Boeing’s largest union, the International Association of Machinists and Aerospace Workers is still smarting over a 2014 deal that sacrificed pensions, locked in minimal raises, and tied the hands of activists for a decade. Union leaders will demand a 40% pay raise over three or four years, emboldened by a resurgent US labor movement, a scarcity of qualified aerospace workers, and pressure on Boeing to stabilize work in its factories. A labor deal could also be costly. Every 10% increase in machinist wages will drag down 2026 free cash flow by an estimated $260 million before price and productivity offsets, according to Sheila Kahyaoglu, an analyst with Jefferies.
- Date Posted:
- February 6, 2024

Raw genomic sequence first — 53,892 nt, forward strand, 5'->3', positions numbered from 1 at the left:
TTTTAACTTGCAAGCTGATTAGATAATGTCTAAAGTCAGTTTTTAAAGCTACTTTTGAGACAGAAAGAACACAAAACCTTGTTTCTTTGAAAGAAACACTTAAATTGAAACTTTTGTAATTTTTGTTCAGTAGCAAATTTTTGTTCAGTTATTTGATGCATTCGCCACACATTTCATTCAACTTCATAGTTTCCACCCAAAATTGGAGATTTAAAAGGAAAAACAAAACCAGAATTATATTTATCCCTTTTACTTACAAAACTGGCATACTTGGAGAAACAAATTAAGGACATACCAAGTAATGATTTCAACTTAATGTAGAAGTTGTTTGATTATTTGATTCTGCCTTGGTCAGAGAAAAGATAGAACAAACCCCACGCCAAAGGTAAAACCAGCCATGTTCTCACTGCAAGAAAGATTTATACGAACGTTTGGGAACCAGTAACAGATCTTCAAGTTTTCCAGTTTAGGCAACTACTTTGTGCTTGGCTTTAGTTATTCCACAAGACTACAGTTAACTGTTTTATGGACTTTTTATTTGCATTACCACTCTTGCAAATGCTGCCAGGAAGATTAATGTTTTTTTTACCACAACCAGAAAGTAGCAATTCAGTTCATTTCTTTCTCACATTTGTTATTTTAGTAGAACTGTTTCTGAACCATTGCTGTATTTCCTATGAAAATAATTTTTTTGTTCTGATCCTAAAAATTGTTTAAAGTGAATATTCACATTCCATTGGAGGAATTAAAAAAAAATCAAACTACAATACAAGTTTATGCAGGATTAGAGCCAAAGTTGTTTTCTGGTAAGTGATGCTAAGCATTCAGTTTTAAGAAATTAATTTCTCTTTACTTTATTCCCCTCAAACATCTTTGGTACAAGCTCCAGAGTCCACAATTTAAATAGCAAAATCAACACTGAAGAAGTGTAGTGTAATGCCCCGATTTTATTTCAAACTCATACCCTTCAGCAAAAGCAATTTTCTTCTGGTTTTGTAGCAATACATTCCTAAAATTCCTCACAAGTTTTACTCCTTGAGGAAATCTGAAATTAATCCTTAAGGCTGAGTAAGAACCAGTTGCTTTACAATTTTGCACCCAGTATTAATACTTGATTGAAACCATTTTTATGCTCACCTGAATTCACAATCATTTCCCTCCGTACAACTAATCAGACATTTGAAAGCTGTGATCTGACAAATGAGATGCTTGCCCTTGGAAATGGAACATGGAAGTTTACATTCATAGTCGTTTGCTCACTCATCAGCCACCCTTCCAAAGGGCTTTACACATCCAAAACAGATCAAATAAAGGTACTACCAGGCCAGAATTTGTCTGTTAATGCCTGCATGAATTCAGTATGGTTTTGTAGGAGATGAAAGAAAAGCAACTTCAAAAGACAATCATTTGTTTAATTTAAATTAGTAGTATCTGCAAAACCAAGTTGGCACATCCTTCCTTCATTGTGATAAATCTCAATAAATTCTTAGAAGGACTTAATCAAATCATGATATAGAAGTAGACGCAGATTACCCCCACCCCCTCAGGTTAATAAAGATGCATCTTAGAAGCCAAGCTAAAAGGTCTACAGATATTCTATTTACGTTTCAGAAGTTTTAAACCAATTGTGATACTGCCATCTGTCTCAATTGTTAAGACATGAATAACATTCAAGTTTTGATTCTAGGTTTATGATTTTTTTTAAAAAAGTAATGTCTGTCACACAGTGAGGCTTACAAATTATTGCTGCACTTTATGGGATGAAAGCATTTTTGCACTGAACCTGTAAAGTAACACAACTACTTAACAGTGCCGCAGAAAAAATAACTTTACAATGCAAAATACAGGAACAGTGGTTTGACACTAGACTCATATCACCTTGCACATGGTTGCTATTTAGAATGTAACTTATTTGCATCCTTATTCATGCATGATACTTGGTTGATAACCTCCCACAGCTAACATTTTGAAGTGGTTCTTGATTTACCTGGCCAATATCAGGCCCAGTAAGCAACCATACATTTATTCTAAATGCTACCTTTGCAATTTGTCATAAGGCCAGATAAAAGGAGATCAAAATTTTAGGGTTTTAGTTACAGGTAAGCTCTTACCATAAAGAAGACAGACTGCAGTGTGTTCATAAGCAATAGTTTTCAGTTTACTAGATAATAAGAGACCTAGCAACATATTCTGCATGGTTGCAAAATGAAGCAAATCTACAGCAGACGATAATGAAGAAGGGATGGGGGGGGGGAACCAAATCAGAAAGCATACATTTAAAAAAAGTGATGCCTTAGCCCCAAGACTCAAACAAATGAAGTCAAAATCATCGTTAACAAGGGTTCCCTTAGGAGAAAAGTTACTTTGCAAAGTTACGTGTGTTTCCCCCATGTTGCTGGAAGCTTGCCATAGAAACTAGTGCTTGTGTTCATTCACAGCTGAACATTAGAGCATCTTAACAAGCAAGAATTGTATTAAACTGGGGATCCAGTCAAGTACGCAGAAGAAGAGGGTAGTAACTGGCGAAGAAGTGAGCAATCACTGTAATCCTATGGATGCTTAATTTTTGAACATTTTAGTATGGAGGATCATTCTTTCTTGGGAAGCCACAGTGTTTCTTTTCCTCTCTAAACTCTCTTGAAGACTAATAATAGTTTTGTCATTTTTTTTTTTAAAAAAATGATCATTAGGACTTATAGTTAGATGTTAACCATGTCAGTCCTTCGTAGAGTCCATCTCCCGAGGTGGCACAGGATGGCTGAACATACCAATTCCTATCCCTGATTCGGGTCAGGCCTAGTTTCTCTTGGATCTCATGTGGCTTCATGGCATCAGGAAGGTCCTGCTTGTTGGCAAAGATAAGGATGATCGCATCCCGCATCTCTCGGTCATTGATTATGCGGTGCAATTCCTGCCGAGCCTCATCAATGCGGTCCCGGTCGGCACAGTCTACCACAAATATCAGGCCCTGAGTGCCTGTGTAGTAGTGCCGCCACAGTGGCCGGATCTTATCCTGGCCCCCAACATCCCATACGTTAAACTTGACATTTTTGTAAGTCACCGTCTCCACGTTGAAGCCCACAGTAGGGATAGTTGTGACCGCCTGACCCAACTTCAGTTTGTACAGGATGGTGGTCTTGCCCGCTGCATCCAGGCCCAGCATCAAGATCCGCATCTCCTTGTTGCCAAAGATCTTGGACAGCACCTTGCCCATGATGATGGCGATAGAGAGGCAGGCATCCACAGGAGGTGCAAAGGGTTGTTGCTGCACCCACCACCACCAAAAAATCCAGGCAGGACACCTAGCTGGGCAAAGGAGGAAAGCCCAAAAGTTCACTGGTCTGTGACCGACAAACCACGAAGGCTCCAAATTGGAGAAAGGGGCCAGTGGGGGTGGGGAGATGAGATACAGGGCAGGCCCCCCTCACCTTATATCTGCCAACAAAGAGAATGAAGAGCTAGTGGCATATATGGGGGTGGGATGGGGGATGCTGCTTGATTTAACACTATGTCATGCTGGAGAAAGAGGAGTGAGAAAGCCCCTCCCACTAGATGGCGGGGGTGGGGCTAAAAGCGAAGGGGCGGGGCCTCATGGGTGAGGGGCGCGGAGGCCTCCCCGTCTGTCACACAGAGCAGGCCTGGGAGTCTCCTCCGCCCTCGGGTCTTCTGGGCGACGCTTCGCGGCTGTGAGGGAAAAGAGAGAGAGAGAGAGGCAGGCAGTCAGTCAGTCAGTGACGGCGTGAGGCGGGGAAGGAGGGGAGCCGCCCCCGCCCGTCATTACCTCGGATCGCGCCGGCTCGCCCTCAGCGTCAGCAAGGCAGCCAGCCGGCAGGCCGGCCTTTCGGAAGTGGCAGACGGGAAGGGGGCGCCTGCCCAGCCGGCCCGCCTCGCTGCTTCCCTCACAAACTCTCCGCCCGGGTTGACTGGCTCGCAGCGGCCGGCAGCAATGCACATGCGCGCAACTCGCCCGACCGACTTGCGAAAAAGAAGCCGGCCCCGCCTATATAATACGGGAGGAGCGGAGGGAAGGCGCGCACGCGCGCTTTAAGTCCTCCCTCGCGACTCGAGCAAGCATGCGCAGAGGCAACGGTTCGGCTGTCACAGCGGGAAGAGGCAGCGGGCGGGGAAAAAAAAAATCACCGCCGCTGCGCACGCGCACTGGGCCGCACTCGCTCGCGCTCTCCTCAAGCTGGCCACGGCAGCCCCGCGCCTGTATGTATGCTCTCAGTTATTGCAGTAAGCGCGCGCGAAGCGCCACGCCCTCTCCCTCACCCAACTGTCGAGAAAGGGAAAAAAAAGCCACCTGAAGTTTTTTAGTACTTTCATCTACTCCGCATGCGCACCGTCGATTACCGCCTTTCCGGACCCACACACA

Each of the past four generations of Americans was better off than the previous one, using a post-tax, post-transfer income measure constructed annually from 1963-2022 based on the Current Population Survey Annual Social and Economic Supplement. At age 36–40, Millennials had a real median household income that was 18% higher than that of the previous generation at the same age. This rate of [post-tax and transfer] intergenerational progress was slower than that experienced by the Silent Generation (34%) and Baby Boomers (27%), but similar to that experienced by Generation X (16%). Slower progress for Generation X and Millennials is due to their stalled growth in work hours—holding work hours constant, they experienced a greater intergenerational increase in real market income than Baby Boomers. We also find that the higher educational costs incurred by younger generations is far outweighed by their lifetime income gains.